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Congressional Support of Line 3 Project

Congressional Support of Line 3 Project

Congress of the United States
Washington, DC 20515

Minnesota Public Utilities Commission
Attn: Mr. Scott Ek
121 7th Place E, Suite 250
Saint Paul, MN 55101-2147

RE: MPUC Docket Nos. CN-14-916 and PPL-15-137
OAH Docket Nos. 65-2500-32764 and 65-2500-33377

Dear Commissioners:

We write in support of Enbridge’s Line 3 Replacement Project under consideration by the Minnesota Public Utilities Commission, and believe the project should move forward to improve safety, provide rural Minnesota counties with addition tax revenue, and create thousands of high-paying, living wage jobs. As you review the case we urge a final route that most adequately protects our region’s lakes, waters, and surrounding environment as required under state and federal laws.

With respect to pipeline operational safety, the replacement will significantly improve Line 3’s environmental footprint and integrity with the installation of new, high-quality steel, anti-corrosion coatings, and other state-of-the-art facilities and technologies. We also appreciate that the preferred route and alternatives under review avoid disturbing new tribal reservation land and follows other existing pipelines, transmission lines, and railroad lines as much as possible. A modern replacement also significantly lowers the risk of a spill on country and state lands that would be crossed by the project in Minnesota. It also has the benefit of keeping additional heavy oil trucks off our roads and tank cars off our railroad tracks. Studies have shown both these transportation methods are more prone than pipelines to accidents and spills when moving crude oil.

The project will also provide an important boost to Greater Minnesota’s rural economy. The construction and installation phase are estimated to create thousands of jobs, with a significant number of them being local workers. The demand for high-paying, skilled workers and laborers will be welcomed in our communities, especially during peak construction periods. A number of other industries will also see benefit from the multiplier effects associated with the construction of this project and Enbridge’s investment.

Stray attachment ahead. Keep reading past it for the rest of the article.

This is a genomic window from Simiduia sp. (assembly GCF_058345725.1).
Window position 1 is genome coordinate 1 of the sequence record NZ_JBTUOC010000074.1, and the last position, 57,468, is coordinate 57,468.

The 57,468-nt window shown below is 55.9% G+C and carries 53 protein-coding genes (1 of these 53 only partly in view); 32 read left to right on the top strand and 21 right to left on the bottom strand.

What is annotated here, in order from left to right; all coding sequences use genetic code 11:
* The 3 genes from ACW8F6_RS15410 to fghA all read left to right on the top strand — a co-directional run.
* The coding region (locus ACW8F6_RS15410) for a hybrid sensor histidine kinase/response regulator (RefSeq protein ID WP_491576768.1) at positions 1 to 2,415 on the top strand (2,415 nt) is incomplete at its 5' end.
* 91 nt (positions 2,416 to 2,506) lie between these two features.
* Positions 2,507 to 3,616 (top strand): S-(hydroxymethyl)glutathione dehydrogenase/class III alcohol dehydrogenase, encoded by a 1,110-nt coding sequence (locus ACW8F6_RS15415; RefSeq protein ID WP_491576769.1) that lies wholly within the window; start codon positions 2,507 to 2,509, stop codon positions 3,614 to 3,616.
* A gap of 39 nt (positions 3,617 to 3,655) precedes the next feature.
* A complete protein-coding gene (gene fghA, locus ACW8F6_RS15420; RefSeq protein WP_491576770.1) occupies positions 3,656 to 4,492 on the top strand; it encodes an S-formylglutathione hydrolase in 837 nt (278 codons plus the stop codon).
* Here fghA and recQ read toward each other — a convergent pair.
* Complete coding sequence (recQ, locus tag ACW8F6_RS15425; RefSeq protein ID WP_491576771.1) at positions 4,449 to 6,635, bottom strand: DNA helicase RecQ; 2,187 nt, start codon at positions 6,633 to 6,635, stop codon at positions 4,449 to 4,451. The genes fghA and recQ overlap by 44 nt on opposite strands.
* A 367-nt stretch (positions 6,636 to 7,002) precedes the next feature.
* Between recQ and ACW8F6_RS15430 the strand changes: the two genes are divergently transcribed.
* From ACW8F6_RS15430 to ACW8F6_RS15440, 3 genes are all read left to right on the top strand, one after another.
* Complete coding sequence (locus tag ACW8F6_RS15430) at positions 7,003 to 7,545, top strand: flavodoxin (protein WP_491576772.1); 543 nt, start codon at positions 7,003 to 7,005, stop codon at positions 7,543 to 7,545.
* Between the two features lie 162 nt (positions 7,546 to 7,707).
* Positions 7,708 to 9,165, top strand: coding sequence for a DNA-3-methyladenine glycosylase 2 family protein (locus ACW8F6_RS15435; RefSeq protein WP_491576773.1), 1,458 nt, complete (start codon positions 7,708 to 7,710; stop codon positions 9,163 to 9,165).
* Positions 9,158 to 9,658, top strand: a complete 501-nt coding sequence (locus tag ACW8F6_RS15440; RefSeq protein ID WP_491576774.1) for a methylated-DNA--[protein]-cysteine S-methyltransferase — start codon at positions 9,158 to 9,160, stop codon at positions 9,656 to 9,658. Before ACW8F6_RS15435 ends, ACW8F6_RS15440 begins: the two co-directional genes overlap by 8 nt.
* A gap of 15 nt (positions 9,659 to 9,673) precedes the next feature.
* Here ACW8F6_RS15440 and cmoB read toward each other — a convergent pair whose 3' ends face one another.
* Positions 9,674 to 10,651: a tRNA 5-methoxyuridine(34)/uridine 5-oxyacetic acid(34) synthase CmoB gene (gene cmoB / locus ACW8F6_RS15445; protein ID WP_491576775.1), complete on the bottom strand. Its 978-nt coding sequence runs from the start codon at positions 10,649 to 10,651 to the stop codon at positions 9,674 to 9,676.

Rural counties we represent stand to gain significant property tax revenues from Enbridge if the Line 3 Replacement Project is approved. Tens of millions of dollars in new revenue are expected to be collected to further support schools, hospitals, libraries, and other services in rural Minnesota counties. For these safety, public benefit, and economic reasons, we support the Line 3 Replacement Project and hope the Commission will consider our views when making a final determination on the project.


Collin C. Peterson Richard M. Nolan
Member of Congress Member of Congress

Driving Our Economy Together | Mining + Tourism

It’s like the Capulets and Montagues. Hatfields and McCoys. Vikings fans and Packers fans. Mining and tourism are often pitted as rivals in northern Minnesota, but it doesn’t have to be that way. In fact, it shouldn’t be.

Both the mining and tourism industries are critical to Minnesota’s economy and way of life, especially up north. And while they’re both important, they play vastly different roles. You can have one without the other, but our state is stronger when both sectors thrive. The strength of our economy is more important than a rivalry between industries.

A few months ago at the SME (Society for Mining, Metallurgy & Exploration) Conference, Mining Minnesota shared results of an economic impact study conducted by Praxis Study Group (PSG) in 2016. The study took a close look at the impact of both the tourism and mining industries on the Duluth-Arrowhead region and the results were compelling. It showed that together, these two industries contribute to a diverse, strong economy.